The Japanese probe Hayabusa’s first peaceful journey to an asteroid was so successful in returning samples of the asteroid Itokowa to Earth that JAXA, the Japanese space agency, is planning a second Hayabusa mission. But Hayabusa 2 won’t come in peace. The second asteroid probe will pack an impactor that detonates an explosive on the asteroid’s surface.
The failure of a Venus probe to reach orbit last week will likely prompt the Japanese space program to take a more cautious tack, according to scientists attending the American Geophysical Union fall meeting this week. The Akatsuki probe — meaning “dawn” in Japanese — is shedding light on the perils of space ambition on a shoestring budget, according to Space.com.
Ever since Japan’s asteroid exploring spacecraft Hyabusa crash-landed in the Australian outback this summer after a seven year round trip through space, astronomers and space geeks the world over have been waiting to hear confirmation from JAXA (the Japanese space agency) that the troubled mission did indeed bring back samples of asteroid dust. Today they got it. For the first time, scientists have collected dust from an extraterrestrial asteroid and returned it to Earth for study.
Promising but ambiguous news out of Japan this morning: researchers inspecting the asteroid dust from JAXA’s the Hyabusa mission – the seven-year round trip that landed a probe on a passing asteroid before returning to Earth – have found particles that could contain signs of extraterrestrial life.
JAXA, the Japanese space agency, has released the first photographs of the interior of the Hayabusa probe. Last week, we were starting to fear that the seven-year mission had returned to Earth without the crumbs of asteroid Itokawa that it had been sent for. But that photo looks promising.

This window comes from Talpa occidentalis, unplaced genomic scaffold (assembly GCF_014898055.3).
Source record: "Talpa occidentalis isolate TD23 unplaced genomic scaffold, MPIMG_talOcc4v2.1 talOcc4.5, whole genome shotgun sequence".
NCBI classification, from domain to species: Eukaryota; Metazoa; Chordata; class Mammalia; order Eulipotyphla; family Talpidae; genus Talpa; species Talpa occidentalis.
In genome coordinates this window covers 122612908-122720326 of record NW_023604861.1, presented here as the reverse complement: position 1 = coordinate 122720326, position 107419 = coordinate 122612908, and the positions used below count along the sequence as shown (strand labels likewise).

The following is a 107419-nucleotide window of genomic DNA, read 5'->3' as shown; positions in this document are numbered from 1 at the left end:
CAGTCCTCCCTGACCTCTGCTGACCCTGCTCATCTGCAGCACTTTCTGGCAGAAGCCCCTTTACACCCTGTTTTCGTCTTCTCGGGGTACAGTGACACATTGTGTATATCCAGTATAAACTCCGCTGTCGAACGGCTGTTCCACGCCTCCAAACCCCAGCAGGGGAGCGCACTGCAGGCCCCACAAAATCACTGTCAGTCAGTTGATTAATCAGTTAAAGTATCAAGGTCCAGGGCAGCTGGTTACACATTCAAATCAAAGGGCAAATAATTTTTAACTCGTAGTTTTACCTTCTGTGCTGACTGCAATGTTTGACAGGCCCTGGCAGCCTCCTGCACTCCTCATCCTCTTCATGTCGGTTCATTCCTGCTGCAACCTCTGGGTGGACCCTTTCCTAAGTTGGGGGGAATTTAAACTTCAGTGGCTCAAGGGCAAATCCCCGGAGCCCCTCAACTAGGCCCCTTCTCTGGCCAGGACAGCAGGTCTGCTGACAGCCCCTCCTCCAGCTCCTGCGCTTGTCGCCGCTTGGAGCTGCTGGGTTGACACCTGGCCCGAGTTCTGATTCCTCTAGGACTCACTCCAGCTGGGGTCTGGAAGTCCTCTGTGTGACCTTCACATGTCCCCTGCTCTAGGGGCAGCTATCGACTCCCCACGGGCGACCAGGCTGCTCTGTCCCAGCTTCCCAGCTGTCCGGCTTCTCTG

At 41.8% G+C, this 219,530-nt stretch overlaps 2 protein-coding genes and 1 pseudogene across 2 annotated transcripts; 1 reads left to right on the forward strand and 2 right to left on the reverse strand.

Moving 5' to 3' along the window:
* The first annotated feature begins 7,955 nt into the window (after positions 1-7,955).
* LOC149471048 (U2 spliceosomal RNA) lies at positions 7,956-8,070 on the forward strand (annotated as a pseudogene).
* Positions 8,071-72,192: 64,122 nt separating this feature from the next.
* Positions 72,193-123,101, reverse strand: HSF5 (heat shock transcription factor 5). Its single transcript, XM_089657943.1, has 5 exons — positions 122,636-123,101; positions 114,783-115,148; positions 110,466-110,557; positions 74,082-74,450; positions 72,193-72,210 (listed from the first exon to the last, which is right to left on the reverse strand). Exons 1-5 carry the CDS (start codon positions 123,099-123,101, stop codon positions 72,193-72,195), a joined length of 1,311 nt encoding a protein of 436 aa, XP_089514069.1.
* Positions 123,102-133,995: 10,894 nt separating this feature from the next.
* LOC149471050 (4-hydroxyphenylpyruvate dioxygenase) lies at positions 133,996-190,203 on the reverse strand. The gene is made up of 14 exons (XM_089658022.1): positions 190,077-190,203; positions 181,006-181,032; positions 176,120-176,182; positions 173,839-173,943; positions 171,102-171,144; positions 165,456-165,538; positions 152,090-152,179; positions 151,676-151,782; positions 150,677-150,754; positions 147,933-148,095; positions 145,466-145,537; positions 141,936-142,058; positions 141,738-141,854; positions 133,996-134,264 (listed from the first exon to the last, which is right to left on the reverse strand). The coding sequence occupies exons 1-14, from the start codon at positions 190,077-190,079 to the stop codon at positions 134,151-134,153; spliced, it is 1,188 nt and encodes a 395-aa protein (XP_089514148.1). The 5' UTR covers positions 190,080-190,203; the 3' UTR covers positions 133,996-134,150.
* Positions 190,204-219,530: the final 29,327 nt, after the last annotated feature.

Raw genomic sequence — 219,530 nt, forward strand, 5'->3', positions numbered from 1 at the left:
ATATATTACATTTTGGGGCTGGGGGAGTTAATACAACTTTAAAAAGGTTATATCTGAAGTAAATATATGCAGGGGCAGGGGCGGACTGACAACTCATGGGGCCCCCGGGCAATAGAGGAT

The Hayabusa spacecraft landed in the Australian outback on June 13, after a seven-year space journey. It is the hope of JAXA, Japan's space agency, that the capsule Hayabusa is carrying contains a sample taken from asteroid Itokawa. If so, this will be the first sample of asteroid material ever returned to Earth by a space mission.
Now, the process of opening the capsule to see what's inside has begun.
A plucky Japanese probe burned up in a spectacular fireworks display Sunday, celebrating the end of a mission that found success despite being plagued with problems.
The Hayabusa probe overcame several obstacles to fly 3 billion miles to and from a tiny asteroid, land on its surface and (hopefully) collect samples. The spacecraft broke up in the upper atmosphere upon returning home, but not before it released a 15-inch capsule that might contain samples from the asteroid Itokawa. If it does, the sample will be the first material ever returned to Earth from a celestial body other than the moon.
Five amazing, clean technologies that will set us free, in this month's energy-focused issue. Also: how to build a better bomb detector, the robotic toys that are raising your children, a human catapult, the world's smallest arcade, and much more.